Under Greenberg, the Hokies instantly got better. He turned senior Bryant Matthews into the Big East scoring leader in 2003-04 and rode him and a promising trio of freshmen (Coleman Collins, Zabian Dowdell, and Jamon Gordon) to a 7-9 conference record, good enough for eighth place and Tech's first-ever Big East Conference Tournament placement.

Since then, Greenberg has cranked up the volume with four top-four conference finishes in just six years of ACC play, and he has taken the Hokies to four NITs and one NCAA Tournament in six years, a postseason run not produced since Charlie Moir's 1980s Tech teams won a bunch of games. Greenberg has twice been named ACC Coach of the Year.

One of the most remarkable things about Seth Greenberg's tenure at Virginia Tech is how well he understood the program and what it needed, right out of the gate. Greenberg's opening press conference when he was hired was full of comments that managed Hokie fans' expectations and set the tone that there was a long road ahead. Greenberg knew that it was going to take many years to rebuild the Tech program, to make it a force on the court and to gradually improve recruiting, fan interest and attendance. Greenberg has worked tirelessly to improve the program on all fronts.

That rebuilding process is far from over. Virginia Tech's near-misses at making the NCAA Tournament rankle Greenberg and the fan base, and he continues to work at making Virginia Tech's roster deeper and more talented. As far as Virginia Tech has come under Greenberg, there is still a lot of ground to be covered.

In much the same way that Bud Foster benefits from Frank Beamer's philosophy, which sets Foster up to succeed, Greenberg's tenure at Virginia Tech was turbo-charged by an offer of ACC admission just three months after he was hired. And much like Foster, Greenberg has leveraged that built-in advantage into success. Capacity crowds have returned to Cassell Coliseum after nearly 20 years of mostly-sparse attendance, and fan interest in Virginia Tech basketball is on the rise.

It bears repeating that Greenberg's biggest accomplishment, in our opinion, is that he has built the program without taking shortcuts or playing loose with NCAA rules. Greenberg has very high standards for himself and refuses to get down in the mud and wrestle with the pigs that infest college basketball, most notably recruiting.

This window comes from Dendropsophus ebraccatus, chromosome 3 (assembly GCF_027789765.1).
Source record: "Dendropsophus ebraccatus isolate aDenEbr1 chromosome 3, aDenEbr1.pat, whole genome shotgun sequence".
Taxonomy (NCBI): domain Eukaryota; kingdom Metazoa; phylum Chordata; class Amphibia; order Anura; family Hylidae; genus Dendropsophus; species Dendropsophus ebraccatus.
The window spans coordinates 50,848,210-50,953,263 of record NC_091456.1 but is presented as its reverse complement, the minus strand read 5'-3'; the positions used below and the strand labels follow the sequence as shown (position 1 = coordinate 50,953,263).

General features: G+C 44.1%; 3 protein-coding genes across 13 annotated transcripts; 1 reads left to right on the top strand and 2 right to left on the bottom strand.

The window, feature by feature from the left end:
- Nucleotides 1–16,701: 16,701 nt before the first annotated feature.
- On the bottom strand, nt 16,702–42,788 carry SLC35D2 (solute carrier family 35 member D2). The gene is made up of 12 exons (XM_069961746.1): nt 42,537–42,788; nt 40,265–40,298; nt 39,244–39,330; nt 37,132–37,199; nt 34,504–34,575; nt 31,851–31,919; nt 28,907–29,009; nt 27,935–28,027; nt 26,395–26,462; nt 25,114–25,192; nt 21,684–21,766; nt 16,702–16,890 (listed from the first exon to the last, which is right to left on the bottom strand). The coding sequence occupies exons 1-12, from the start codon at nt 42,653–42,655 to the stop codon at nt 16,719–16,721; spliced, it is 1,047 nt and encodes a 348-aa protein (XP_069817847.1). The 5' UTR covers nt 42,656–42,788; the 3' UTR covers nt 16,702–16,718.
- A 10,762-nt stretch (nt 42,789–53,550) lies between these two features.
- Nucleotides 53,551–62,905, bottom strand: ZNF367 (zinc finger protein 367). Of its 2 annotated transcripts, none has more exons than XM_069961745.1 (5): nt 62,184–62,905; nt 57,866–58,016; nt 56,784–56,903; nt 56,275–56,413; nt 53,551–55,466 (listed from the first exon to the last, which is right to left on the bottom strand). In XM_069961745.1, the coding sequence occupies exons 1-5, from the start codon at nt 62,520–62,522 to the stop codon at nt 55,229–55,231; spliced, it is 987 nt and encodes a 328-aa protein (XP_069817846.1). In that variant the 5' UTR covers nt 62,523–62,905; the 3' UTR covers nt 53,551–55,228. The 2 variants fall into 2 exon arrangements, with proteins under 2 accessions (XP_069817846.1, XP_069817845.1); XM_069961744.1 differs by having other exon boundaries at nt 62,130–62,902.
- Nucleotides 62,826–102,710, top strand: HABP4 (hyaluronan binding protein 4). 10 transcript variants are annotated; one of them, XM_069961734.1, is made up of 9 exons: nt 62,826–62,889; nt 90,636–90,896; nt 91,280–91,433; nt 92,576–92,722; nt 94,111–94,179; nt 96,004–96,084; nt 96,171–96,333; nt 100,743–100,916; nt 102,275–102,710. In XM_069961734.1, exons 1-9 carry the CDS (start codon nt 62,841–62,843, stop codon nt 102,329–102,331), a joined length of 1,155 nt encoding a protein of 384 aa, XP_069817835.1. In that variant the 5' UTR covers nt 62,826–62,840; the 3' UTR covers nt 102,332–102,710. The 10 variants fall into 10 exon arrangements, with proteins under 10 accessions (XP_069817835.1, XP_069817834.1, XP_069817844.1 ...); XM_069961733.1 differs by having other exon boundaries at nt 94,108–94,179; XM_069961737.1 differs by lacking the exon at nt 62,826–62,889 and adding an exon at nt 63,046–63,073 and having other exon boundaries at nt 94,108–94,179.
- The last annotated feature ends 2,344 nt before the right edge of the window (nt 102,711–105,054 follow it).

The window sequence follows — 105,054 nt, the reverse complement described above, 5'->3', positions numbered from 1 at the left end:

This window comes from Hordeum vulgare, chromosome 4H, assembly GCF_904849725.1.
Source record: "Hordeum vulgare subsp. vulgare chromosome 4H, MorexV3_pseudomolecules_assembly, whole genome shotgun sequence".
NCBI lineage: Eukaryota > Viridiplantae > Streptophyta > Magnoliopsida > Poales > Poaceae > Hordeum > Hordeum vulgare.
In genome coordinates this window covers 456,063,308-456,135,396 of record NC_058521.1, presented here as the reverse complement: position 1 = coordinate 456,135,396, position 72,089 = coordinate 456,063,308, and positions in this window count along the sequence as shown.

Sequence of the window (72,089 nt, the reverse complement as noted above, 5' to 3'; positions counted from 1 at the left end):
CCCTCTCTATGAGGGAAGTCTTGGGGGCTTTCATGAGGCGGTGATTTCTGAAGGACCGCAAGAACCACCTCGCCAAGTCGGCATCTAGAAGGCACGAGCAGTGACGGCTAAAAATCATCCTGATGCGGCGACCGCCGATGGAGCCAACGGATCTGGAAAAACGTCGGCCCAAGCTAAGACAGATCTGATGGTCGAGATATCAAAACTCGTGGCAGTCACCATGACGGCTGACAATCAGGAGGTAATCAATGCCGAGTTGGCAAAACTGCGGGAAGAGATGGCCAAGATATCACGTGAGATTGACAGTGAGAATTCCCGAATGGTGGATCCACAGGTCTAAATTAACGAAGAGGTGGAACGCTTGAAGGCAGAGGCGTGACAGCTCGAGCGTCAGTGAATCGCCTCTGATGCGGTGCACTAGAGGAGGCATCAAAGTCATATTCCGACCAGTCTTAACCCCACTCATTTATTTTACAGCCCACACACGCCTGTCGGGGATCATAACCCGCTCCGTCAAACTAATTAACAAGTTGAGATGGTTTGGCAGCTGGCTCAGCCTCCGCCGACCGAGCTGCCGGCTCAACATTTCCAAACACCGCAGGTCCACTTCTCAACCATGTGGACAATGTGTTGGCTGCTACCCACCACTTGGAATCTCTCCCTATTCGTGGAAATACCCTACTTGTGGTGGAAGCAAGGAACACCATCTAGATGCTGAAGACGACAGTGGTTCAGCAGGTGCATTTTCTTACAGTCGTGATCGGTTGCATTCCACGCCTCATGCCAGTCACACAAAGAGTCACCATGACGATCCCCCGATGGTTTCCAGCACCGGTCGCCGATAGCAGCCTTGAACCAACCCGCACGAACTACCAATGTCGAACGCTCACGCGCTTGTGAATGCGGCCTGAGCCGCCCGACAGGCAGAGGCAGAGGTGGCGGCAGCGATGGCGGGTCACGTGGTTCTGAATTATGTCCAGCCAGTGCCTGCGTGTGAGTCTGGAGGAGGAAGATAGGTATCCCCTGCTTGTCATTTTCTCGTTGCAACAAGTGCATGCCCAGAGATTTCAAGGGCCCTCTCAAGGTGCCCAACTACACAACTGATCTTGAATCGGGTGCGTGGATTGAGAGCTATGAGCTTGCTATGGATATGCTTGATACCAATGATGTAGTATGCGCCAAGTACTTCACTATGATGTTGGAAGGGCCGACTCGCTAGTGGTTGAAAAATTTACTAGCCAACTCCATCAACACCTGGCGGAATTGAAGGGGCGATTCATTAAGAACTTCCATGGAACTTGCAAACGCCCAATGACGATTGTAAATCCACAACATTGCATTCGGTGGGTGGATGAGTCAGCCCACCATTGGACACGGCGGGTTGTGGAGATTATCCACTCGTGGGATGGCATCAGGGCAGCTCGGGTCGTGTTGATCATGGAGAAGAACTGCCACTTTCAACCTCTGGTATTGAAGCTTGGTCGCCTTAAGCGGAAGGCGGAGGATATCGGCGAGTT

Greenberg has reaped the financial rewards of his work, going from an opening compensation package of $430,000 upon his hiring in April of 2003 to a new contract in Spring of 2010 worth $1.2-$1.3 million a year. (That figure is unverified, as an Internet search did not turn up terms of Greenberg's contract.)

As good as the last decade was for Seth Greenberg and Virginia Tech basketball, the next decade holds the promise of being even better. There is still plenty of room between the program and its potential ceiling. Greenberg appears to want to stay at Virginia Tech for the remainder of his career (he is 54), or at least until he has built the program as far as he can build it.

#3. Jim Weaver

13 years after the start of his tenure at Virginia Tech, Director of Athletics Jim Weaver remains one of the most enigmatic figures in Hokie athletics. He is a private person, very formal when talking, and downright stiff at times. Although Weaver jokes often, he rarely smiles, and he is not a magnetic, approachable person. But regardless of what you think of him, there is no denying that Weaver has been an excellent captain of Virginia Tech's athletic ship.

Jim Weaver is one of the best representatives of a new breed of athletic directors who have taken over college athletics in the last 15-20 years or so, a group of men and women who are much more business-savvy than their predecessors, manage ever-growing groups of employees, navigate ever more complex legal and NCAA rules and restrictions, and generally function more as high-level CEOs than as back-slapping fund raisers.